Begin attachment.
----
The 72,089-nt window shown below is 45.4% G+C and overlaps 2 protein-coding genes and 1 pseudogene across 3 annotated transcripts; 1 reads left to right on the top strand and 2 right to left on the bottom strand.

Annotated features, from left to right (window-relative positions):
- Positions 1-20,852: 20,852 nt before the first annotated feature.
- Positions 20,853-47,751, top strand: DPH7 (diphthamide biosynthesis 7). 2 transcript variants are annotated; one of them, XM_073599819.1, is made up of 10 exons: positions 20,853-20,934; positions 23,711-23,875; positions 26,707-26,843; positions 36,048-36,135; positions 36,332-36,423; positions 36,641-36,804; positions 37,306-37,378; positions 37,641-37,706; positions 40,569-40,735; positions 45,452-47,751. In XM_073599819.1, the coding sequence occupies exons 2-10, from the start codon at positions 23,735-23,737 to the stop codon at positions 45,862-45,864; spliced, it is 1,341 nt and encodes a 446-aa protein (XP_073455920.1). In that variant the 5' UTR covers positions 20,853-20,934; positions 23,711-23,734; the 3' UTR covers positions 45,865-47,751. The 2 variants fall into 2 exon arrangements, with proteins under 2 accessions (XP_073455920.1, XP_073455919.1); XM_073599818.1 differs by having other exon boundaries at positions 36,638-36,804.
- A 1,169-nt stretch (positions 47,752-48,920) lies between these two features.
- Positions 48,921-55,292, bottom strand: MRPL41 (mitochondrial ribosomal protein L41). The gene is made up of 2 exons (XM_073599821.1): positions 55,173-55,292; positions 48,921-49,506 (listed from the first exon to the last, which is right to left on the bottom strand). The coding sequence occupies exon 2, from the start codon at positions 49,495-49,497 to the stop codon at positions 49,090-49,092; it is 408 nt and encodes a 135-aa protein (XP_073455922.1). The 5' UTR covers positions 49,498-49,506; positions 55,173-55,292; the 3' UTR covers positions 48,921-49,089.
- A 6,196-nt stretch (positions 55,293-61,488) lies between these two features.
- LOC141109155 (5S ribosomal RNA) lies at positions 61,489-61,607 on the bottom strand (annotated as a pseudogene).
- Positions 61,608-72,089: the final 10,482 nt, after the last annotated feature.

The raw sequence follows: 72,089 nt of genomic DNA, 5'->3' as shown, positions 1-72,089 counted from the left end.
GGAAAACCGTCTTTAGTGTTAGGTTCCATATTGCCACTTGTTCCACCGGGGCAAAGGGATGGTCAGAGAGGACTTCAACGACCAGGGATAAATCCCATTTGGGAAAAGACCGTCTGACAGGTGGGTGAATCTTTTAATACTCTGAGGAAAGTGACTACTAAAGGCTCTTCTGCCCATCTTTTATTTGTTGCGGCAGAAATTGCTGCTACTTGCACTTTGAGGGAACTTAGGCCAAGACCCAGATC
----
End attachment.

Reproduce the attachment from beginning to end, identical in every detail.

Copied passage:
The 72,089-nt window shown below is 45.4% G+C and overlaps 2 protein-coding genes and 1 pseudogene across 3 annotated transcripts; 1 reads left to right on the top strand and 2 right to left on the bottom strand.

Annotated features, from left to right (window-relative positions):
- Positions 1-20,852: 20,852 nt before the first annotated feature.
- Positions 20,853-47,751, top strand: DPH7 (diphthamide biosynthesis 7). 2 transcript variants are annotated; one of them, XM_073599819.1, is made up of 10 exons: positions 20,853-20,934; positions 23,711-23,875; positions 26,707-26,843; positions 36,048-36,135; positions 36,332-36,423; positions 36,641-36,804; positions 37,306-37,378; positions 37,641-37,706; positions 40,569-40,735; positions 45,452-47,751. In XM_073599819.1, the coding sequence occupies exons 2-10, from the start codon at positions 23,735-23,737 to the stop codon at positions 45,862-45,864; spliced, it is 1,341 nt and encodes a 446-aa protein (XP_073455920.1). In that variant the 5' UTR covers positions 20,853-20,934; positions 23,711-23,734; the 3' UTR covers positions 45,865-47,751. The 2 variants fall into 2 exon arrangements, with proteins under 2 accessions (XP_073455920.1, XP_073455919.1); XM_073599818.1 differs by having other exon boundaries at positions 36,638-36,804.
- A 1,169-nt stretch (positions 47,752-48,920) lies between these two features.
- Positions 48,921-55,292, bottom strand: MRPL41 (mitochondrial ribosomal protein L41). The gene is made up of 2 exons (XM_073599821.1): positions 55,173-55,292; positions 48,921-49,506 (listed from the first exon to the last, which is right to left on the bottom strand). The coding sequence occupies exon 2, from the start codon at positions 49,495-49,497 to the stop codon at positions 49,090-49,092; it is 408 nt and encodes a 135-aa protein (XP_073455922.1). The 5' UTR covers positions 49,498-49,506; positions 55,173-55,292; the 3' UTR covers positions 48,921-49,089.
- A 6,196-nt stretch (positions 55,293-61,488) lies between these two features.
- LOC141109155 (5S ribosomal RNA) lies at positions 61,489-61,607 on the bottom strand (annotated as a pseudogene).
- Positions 61,608-72,089: the final 10,482 nt, after the last annotated feature.

The raw sequence follows: 72,089 nt of genomic DNA, 5'->3' as shown, positions 1-72,089 counted from the left end.
GGAAAACCGTCTTTAGTGTTAGGTTCCATATTGCCACTTGTTCCACCGGGGCAAAGGGATGGTCAGAGAGGACTTCAACGACCAGGGATAAATCCCATTTGGGAAAAGACCGTCTGACAGGTGGGTGAATCTTTTAATACTCTGAGGAAAGTGACTACTAAAGGCTCTTCTGCCCATCTTTTATTTGTTGCGGCAGAAATTGCTGCTACTTGCACTTTGAGGGAACTTAGGCCAAGACCCAGATC